When we squash 51% of the voices in our country, we are not only eroding public trust, we are also eroding the very foundation of our democracy. I’m referring specifically to the lack of gender equity in newsrooms, the impact of which, while subtle at first, is impossible to ignore.
From Harvey Weinstein to Jeffrey Epstein, the #MeToo movement has shown how female journalists influence the news stories that get covered. The importance of women’s reporting goes far beyond issues of fairness. It strikes directly at the heart of our country’s lifeblood. At a time when both democracy and media are in a crisis of trust, we need not look any further than gender equity as the key to restoring faith in both institutions.
Take the recent CNN Climate Town Hall for example. It featured five journalists as moderators—and only one (or 20%) of them was a woman. That’s a 31-point gap between women as a percentage of our population and women as a percentage of moderators, whose role is to serve as neutral participants and hold candidates accountable to the schedule and the questions at hand.
This is exactly how much the media favors men
Let’s start with a mutual understanding of how gender inequity manifests in today’s media industry, starting with the gender pay gap in journalism. While the overall pay gap tells us that women earn 80 cents for every $1 men earn, the media industry’s gender pay gap has its own set of characteristics.
Newsrooms across the country, including the Associated Press, Los Angeles Times, the New York Times, San Francisco Chronicle, the Wall Street Journal, and the Washington Post, all see men earning more than women. Here are a few stats worth highlighting, from a report compiled by the Women’s Media Center (WMC).
- At the Associated Press: White, male journalists receive the highest paychecks while black, female reporters receive the lowest. The gap between their earnings is $15,000.
- At the LA Times: Male reporters take home $101,898 annually while female reporters take home $87,564. That’s a $14,334 gap.
- At the New York Times: For reporters with annual salaries of $150k or more, only 36% (22 in 61) are women and 64% (39 in 61) are men.
- At San Francisco Chronicle: Of all the male reporters, 100 percent receive earnings above the pay scale. Of all the female reporters, 72% receive earnings above the pay scale. Men, on average, earn three times more than women.
- At the Washington Post: Women are paid 86 cents for every dollar white men are paid.
- At the Wall Street Journal: Women reporters earn 92.8 percent of what their male colleagues earn. For senior special writers, the pay gap shrinks to 95.3 percent.
If we approach gender equity in the media industry from another view, we find female reporters not only earn less than their male colleagues, they also are a smaller percentage in the newsroom. Even though women outnumber men in journalism programs and colleges, they become the minority voice soon after entering the workforce.
On average, women represent 41.7% of newsroom employees and produce 37% of reports. Further, men snag 69% of all newswire bylines published by the Associated Press and Reuters, account for 63% of prime-time news anchors or correspondents, and write 60% of all online news.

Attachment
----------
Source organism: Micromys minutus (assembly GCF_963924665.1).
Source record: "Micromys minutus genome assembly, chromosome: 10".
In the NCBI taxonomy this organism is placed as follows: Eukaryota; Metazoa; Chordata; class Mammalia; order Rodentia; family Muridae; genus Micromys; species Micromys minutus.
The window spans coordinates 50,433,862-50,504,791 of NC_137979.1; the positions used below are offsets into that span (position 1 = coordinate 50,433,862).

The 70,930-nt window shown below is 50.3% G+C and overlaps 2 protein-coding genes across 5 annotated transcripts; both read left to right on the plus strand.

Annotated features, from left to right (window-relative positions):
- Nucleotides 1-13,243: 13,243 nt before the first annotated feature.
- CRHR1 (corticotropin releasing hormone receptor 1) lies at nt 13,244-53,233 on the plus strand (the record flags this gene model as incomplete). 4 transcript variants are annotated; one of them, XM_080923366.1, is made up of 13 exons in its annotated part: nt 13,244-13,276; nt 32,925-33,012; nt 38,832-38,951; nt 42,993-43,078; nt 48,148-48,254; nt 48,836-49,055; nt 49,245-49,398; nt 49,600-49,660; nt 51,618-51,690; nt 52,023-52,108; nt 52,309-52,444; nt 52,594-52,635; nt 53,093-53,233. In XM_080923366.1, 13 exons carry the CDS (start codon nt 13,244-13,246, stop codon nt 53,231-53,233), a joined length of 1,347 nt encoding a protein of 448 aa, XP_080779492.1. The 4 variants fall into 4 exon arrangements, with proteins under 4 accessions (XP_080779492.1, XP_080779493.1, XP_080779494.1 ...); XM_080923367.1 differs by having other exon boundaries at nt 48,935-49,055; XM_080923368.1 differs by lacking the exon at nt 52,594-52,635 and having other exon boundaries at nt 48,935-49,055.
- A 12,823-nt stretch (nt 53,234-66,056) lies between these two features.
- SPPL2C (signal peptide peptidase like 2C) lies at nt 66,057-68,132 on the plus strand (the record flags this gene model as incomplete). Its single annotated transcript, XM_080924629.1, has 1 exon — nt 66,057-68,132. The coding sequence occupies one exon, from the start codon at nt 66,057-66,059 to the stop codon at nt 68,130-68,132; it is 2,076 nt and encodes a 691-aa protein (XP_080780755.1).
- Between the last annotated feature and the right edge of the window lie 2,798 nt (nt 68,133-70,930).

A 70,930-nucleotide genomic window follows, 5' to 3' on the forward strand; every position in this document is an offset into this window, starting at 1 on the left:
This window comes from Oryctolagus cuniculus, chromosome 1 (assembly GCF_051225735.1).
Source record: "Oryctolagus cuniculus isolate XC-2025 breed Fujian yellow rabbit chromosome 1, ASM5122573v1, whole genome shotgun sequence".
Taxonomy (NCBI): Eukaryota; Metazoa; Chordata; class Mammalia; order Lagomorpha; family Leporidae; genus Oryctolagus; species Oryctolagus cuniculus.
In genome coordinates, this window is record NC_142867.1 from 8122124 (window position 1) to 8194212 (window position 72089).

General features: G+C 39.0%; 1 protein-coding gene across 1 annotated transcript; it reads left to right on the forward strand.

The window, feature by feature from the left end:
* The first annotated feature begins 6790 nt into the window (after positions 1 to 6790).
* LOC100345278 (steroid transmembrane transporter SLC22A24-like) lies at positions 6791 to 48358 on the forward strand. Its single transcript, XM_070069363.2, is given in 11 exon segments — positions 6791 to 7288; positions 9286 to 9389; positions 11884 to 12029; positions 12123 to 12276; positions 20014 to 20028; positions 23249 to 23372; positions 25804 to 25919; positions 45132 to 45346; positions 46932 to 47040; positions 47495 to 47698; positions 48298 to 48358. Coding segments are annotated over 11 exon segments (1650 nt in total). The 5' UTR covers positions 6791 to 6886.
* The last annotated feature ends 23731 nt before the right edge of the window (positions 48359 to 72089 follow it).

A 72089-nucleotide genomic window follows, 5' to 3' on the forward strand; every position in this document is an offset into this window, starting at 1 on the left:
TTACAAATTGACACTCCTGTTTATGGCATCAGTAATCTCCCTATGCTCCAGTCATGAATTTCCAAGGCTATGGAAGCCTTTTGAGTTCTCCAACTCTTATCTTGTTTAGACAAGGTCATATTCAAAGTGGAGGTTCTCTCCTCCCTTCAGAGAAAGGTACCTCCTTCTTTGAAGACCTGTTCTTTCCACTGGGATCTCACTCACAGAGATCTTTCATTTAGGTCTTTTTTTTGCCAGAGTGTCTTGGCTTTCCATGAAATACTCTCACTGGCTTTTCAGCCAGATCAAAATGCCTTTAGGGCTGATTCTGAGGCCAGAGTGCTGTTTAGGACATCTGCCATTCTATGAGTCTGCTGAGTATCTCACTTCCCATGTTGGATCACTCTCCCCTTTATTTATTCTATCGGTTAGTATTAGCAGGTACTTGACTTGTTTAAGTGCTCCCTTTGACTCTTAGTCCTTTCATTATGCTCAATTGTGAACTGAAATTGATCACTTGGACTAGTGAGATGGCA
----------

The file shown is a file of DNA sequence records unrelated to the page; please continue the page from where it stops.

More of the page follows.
Columbia Journalism Review’s “Who’s the Boss” report analyzed 135 of the nation’s most widely distributed newspapers and found their editors to be “overwhelmingly male and white.” Perhaps that explains why men wrote 59% of all A-section articles, according to the WMC. There is some equity though. HuffPost, Vox, and MSNBC give about 50% of their bylines to women.
When the majority voice behind news stories is male, the majority of news subjects and witnesses are male as well. At 24% of global news subjects and 20% of front-page sources, women’s points of view rarely get heard. Curiously, this trend spills over to the images depicted by media outlets.
On Facebook, where prominent media sources publish their news and where 43% of U.S. adults turn to for news according to Pew Research, men appear in images at double the rate of women. In fact, the majority of images accompanying news stories on Facebook show exclusively men. In images with multiple people, men outnumbered women by a factor of two to one. Broken down by topic, we are more likely to find women in images related to TV, music, and movies than in images related to the economy.
Moreover, older women in broadcasting such as Roma Torre, face a double bias in representation. Professional opportunities for female news anchors diminish with age, whereas opportunities for male news anchors increase with age.
And even when they’re given a platform to speak, women’s voices are often muffled by men. In the Democratic presidential primary alone, we’ve already witnessed how the underrepresentation of women in media has impacted the 2020 debates—both in terms of women as moderators and speaking time for candidates.
On the first night of the first Democratic debate this June, Senator Elizabeth Warren was asked four questions while the other candidates were asked two. Yet, Warren was not the candidate with the most airtime because men interrupted her approximately 70% of the time.
When the interruptions continued on the second night, it was Senator Kamala Harris who stepped in to stop the “food fight,” not the debate moderators. Perhaps gender equity in the media would have ensured all presidential candidates on stage receive fair opportunities to share their views with the voting public.
Whether it’s the pay gap, talent gap, or subject representation gap, gender inequity in newsrooms from New York to LA tarnish not only the credibility of journalism, it fundamentally undermines our democracy.
What gender inequity in media means for democracy